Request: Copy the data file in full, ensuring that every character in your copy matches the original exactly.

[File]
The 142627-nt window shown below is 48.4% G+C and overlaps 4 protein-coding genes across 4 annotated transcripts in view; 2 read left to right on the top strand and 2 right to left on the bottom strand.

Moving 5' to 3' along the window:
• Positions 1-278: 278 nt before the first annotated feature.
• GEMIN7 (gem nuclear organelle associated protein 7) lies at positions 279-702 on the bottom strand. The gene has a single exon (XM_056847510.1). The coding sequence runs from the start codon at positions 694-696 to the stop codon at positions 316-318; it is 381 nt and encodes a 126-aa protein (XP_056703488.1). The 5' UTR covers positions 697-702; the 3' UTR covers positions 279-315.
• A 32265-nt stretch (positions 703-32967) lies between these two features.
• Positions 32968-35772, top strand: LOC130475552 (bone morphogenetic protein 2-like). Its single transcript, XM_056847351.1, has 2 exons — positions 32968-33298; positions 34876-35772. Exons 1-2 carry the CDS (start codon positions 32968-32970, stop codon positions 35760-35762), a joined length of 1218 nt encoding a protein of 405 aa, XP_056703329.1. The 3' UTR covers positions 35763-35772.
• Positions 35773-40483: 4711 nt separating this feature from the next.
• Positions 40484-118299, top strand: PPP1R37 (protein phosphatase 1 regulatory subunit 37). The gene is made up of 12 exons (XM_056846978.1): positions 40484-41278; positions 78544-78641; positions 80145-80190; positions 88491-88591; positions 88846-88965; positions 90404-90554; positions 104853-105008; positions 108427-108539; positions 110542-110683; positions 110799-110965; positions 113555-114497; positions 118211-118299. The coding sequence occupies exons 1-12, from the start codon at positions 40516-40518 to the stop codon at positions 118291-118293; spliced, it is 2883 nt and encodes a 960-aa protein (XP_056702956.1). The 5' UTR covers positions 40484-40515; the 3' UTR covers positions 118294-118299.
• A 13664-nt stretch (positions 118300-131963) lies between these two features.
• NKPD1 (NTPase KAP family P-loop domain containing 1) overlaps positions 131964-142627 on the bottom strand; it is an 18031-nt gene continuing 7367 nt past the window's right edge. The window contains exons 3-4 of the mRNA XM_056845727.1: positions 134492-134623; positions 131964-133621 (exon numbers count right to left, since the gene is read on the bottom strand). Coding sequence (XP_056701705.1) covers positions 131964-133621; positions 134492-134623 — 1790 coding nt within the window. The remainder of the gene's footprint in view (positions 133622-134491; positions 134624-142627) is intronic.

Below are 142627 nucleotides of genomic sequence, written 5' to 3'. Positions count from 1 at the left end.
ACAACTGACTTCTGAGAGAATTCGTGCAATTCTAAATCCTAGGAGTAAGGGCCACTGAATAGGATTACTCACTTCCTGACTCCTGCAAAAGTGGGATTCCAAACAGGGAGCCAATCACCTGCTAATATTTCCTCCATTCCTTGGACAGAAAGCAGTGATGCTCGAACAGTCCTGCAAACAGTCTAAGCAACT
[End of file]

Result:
The 142627-nt window shown below is 48.4% G+C and overlaps 4 protein-coding genes across 4 annotated transcripts in view; 2 read left to right on the top strand and 2 right to left on the bottom strand.

Moving 5' to 3' along the window:
• Positions 1-278: 278 nt before the first annotated feature.
• GEMIN7 (gem nuclear organelle associated protein 7) lies at positions 279-702 on the bottom strand. The gene has a single exon (XM_056847510.1). The coding sequence runs from the start codon at positions 694-696 to the stop codon at positions 316-318; it is 381 nt and encodes a 126-aa protein (XP_056703488.1). The 5' UTR covers positions 697-702; the 3' UTR covers positions 279-315.
• A 32265-nt stretch (positions 703-32967) lies between these two features.
• Positions 32968-35772, top strand: LOC130475552 (bone morphogenetic protein 2-like). Its single transcript, XM_056847351.1, has 2 exons — positions 32968-33298; positions 34876-35772. Exons 1-2 carry the CDS (start codon positions 32968-32970, stop codon positions 35760-35762), a joined length of 1218 nt encoding a protein of 405 aa, XP_056703329.1. The 3' UTR covers positions 35763-35772.
• Positions 35773-40483: 4711 nt separating this feature from the next.
• Positions 40484-118299, top strand: PPP1R37 (protein phosphatase 1 regulatory subunit 37). The gene is made up of 12 exons (XM_056846978.1): positions 40484-41278; positions 78544-78641; positions 80145-80190; positions 88491-88591; positions 88846-88965; positions 90404-90554; positions 104853-105008; positions 108427-108539; positions 110542-110683; positions 110799-110965; positions 113555-114497; positions 118211-118299. The coding sequence occupies exons 1-12, from the start codon at positions 40516-40518 to the stop codon at positions 118291-118293; spliced, it is 2883 nt and encodes a 960-aa protein (XP_056702956.1). The 5' UTR covers positions 40484-40515; the 3' UTR covers positions 118294-118299.
• A 13664-nt stretch (positions 118300-131963) lies between these two features.
• NKPD1 (NTPase KAP family P-loop domain containing 1) overlaps positions 131964-142627 on the bottom strand; it is an 18031-nt gene continuing 7367 nt past the window's right edge. The window contains exons 3-4 of the mRNA XM_056845727.1: positions 134492-134623; positions 131964-133621 (exon numbers count right to left, since the gene is read on the bottom strand). Coding sequence (XP_056701705.1) covers positions 131964-133621; positions 134492-134623 — 1790 coding nt within the window. The remainder of the gene's footprint in view (positions 133622-134491; positions 134624-142627) is intronic.

Below are 142627 nucleotides of genomic sequence, written 5' to 3'. Positions count from 1 at the left end.
ACAACTGACTTCTGAGAGAATTCGTGCAATTCTAAATCCTAGGAGTAAGGGCCACTGAATAGGATTACTCACTTCCTGACTCCTGCAAAAGTGGGATTCCAAACAGGGAGCCAATCACCTGCTAATATTTCCTCCATTCCTTGGACAGAAAGCAGTGATGCTCGAACAGTCCTGCAAACAGTCTAAGCAACT